KCNE1 subunits require co-assembly with K+ channels for efficient trafficking and cell surface expression
Biochemistry & Molecular Pharmacology
Graduate School of Biomedical Sciences; Department of Biochemistry and Molecular Pharmacology
Medical Subject Headings
Animals; CHO Cells; COS Cells; Cell Line; Cell Membrane; Cercopithecus aethiops; Cricetinae; Endoplasmic Reticulum; Golgi Apparatus; Humans; Kidney; Potassium Channels, Voltage-Gated; Protein Subunits; Protein Transport; RecQ Helicases
Life Sciences | Medicine and Health Sciences
KCNE peptides are a class of type I transmembrane beta subunits that assemble with and modulate the gating and ion conducting properties of a variety of voltage-gated K(+) channels. Accordingly, mutations that disrupt the assembly and trafficking of KCNE-K(+) channel complexes give rise to disease. The cellular mechanisms responsible for ensuring that KCNE peptides assemble with voltage-gated K(+) channels have yet to be elucidated. Using enzymatic deglycosylation, immunofluorescence, and quantitative cell surface labeling experiments, we show that KCNE1 peptides are retained in the early stages of the secretory pathway until they co-assemble with specific K(+) channel subunits; co-assembly mediates KCNE1 progression through the secretory pathway and results in cell surface expression. We also address an apparent discrepancy between our results and a previous study in human embryonic kidney cells, which showed wild type KCNE1 peptides can reach the plasma membrane without exogenously expressed K(+) channel subunits. By comparing KCNE1 trafficking in three cell lines, our data suggest that the errant KCNE1 trafficking observed in human embryonic kidney cells may be due, in part, to the presence of endogenous voltage-gated K(+) channels in these cells.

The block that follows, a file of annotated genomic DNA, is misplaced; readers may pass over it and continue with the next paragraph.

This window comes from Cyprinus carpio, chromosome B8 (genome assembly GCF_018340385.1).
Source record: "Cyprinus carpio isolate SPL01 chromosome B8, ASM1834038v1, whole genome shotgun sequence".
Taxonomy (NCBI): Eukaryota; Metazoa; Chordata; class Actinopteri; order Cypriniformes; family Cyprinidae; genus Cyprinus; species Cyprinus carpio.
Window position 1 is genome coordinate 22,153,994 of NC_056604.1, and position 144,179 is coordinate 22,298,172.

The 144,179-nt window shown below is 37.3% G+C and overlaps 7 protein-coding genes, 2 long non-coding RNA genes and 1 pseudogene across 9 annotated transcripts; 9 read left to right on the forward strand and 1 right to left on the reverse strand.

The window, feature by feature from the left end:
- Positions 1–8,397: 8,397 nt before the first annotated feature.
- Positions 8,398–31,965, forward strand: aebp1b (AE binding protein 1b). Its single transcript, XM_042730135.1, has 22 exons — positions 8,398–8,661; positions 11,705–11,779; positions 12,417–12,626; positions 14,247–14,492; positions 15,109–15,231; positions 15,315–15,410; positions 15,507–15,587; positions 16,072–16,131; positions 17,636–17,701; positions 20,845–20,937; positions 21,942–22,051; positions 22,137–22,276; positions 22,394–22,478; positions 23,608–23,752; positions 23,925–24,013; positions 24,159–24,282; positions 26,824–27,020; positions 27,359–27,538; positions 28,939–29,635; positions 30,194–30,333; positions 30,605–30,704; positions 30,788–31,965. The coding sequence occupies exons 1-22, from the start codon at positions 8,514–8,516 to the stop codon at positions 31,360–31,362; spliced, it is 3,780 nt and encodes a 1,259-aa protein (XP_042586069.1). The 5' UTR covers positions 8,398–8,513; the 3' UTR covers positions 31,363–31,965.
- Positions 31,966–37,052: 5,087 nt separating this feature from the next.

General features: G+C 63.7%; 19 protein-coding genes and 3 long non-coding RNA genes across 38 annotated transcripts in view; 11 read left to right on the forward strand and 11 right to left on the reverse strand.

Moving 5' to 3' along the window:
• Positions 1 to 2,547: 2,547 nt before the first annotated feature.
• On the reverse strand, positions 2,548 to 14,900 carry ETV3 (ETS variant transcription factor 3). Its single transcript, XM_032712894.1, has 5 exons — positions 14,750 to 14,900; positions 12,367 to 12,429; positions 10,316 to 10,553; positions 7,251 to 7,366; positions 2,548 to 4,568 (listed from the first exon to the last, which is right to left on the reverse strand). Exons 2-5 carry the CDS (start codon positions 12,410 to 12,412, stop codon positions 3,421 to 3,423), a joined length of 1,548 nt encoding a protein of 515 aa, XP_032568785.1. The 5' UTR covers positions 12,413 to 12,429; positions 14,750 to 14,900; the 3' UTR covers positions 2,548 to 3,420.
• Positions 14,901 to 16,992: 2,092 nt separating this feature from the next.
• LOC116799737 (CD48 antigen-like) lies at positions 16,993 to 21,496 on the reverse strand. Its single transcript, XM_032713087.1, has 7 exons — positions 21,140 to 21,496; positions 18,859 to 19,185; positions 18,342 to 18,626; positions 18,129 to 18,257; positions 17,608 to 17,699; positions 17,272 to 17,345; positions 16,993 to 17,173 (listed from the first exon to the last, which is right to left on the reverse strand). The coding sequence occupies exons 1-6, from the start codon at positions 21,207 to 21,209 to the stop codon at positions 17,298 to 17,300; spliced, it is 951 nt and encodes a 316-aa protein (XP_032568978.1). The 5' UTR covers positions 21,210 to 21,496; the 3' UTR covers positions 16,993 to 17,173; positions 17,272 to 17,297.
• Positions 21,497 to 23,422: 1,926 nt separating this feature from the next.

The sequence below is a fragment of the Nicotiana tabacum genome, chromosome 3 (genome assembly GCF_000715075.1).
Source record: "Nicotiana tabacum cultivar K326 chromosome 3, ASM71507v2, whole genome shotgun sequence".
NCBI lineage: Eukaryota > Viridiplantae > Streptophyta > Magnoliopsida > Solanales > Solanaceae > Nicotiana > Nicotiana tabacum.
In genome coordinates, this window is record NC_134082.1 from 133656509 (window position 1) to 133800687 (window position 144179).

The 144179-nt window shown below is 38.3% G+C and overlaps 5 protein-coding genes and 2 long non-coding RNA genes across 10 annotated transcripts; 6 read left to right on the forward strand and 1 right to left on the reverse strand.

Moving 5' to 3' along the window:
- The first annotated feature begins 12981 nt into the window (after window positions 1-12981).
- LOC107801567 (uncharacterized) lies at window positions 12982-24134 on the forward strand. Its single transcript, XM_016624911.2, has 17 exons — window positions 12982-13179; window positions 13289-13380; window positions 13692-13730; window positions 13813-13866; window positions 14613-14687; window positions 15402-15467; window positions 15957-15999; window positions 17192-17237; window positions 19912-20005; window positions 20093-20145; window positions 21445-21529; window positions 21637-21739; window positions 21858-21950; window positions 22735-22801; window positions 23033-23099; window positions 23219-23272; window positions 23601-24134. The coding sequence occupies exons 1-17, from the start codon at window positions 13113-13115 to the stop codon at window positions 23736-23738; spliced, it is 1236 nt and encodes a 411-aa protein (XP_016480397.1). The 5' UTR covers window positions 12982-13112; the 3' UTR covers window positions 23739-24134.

Rights and Permissions
Citation: J Biol Chem. 2006 Dec 29;281(52):40015-23. Epub 2006 Oct 24. Link to article on publisher's site
Chandrasekhar, Kshama D.; Bas, Tuba; and Kobertz, William R., "KCNE1 subunits require co-assembly with K+ channels for efficient trafficking and cell surface expression" (2006). GSBS Student Publications. 195.